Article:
Are UK speakers still using the auxiliary verb "shall"?

"Shall I bring you a cup of tea?"

I was learned to say this phrase in the approximately meaning of "Should I bring..."
But if the verb "shall" is not being used anymore, may be I can say: "Will I bring you a cup of tea?" Although it seems strange a little in that meaning, doesn't it?

In short I wonder if I can say "shall", "should" or "will" in the sentence above and what the difference is.
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Comments  (Page 3) 
Hello Mr P !

I said just grammatically, as I rarely speak English. But, I am afraid, "Let's...,okay?" is a little bit informal than "Let's ..., shall we?", isn't it ?

Thanks for your comment,

Kyaw Phone Hlaing
KyawphonehlaingHello Mr P !

I said just grammatically, as I rarely speak English. But, I am afraid, "Let's...,okay?" is a little bit informal than "Let's ..., shall we?", isn't it ?

Thanks for your comment,

Kyaw Phone Hlaing

Hello Kyaw

Yes, you would mostly use it in casual conversation.

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I recall reading in my middle school grammar book (Brighter Grammar Part 3 or 4, forgotten which) that

"shall" was recommended for use in the first person, and "will" with the second or third person. However, "I will" and "You/he/she shall" is also used to add emphasis.

This agrees, in the most part, with what MrP has just said, but I'd like to know if "You shall", when used nowadays among native speakers, still signifies heightened emphasis - regardless of whether italicised or not.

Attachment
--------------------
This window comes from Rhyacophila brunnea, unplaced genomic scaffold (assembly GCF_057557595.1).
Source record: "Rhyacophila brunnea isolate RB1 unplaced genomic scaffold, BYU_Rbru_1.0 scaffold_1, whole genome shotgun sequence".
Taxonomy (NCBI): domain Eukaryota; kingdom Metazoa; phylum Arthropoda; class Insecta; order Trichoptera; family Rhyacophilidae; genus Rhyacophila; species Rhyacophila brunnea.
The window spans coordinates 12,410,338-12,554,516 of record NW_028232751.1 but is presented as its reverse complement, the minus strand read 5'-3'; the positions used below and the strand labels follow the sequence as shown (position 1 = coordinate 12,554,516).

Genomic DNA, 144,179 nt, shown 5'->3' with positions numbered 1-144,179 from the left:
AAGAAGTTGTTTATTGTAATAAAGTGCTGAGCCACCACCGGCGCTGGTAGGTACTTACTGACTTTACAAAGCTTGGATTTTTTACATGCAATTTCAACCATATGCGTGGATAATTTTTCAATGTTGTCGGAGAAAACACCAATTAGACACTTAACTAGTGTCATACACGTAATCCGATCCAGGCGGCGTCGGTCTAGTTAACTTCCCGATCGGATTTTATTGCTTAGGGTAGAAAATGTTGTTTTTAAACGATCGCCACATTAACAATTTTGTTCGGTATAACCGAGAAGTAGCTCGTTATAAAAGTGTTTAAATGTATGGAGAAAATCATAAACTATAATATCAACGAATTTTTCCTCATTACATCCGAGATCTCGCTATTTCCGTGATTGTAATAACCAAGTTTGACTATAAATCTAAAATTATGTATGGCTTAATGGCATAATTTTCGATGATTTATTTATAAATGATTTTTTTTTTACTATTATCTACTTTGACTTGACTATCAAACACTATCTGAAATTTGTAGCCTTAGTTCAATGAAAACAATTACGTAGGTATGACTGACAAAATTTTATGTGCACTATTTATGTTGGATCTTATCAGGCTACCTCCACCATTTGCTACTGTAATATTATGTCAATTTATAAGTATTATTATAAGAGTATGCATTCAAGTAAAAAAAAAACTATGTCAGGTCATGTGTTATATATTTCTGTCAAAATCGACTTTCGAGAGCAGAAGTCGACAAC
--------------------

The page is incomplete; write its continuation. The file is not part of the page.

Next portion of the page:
Hello ToJ

Among BrE speakers, it can – mostly in humorous contexts, since occasions to use it seriously very rarely arise.

I don't think "shall" is very popular in AmE, though, to judge by AmE speakers' comments on various threads.

Thank you, MrP!


- Joy
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Since you started this thread asking about UK English, you may not be interested in this response, but I'm going to throw it out there anyway.

The difference between "I will" and "I shall" is just about lost in American English, but the difference between "will" and "shall" is not formality or politeness, it's whether there is a simple statement of the future or an OBLIGATION or REQUIREMENT. If you are reading a legal stuff, you might find "so-and-so shall..." meaning that that person MUST do what it says next.

But here's where it gets tricky - the will/shall difference is reversed for the first person.

"I/We shall" is simply saying what you're going to do next, but "You/He/She/They shall" states a requirement.

On the other hand, "I will" means I am DETERMINED to do something, while "you will" simply states what's going to happen.

The example I read somewhere that made it clear to me was the following: "I shall drown and no one will save me" is a statement of despair, but "I will drown and no one shall save me" is a suicidal statement of both intention and direction.

So, in short (too late for that, I know), no one will notice if you say "I will" when you should properly have used "I shall" in a statement (not a question). People in the U.S. will notice that you said "I shall" because almost no one does. And if you say "you shall" you are giving an order.
Thank you, Mr/Miss Anon! That certainly helped clarify things for me, and it tallies perfectly with my grammar lessons.


- Joy.
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Sorry - I'm the anonymous above. I had deleted my cookies and didn't realize I hadn't come in as "me" until after I hit the "post" button. I'm here - really! And to further compound my embarrasment, I missed that there were three pages on this already; other had already explained it perfectly well and I was just carrying coals to Newcastle at the point...
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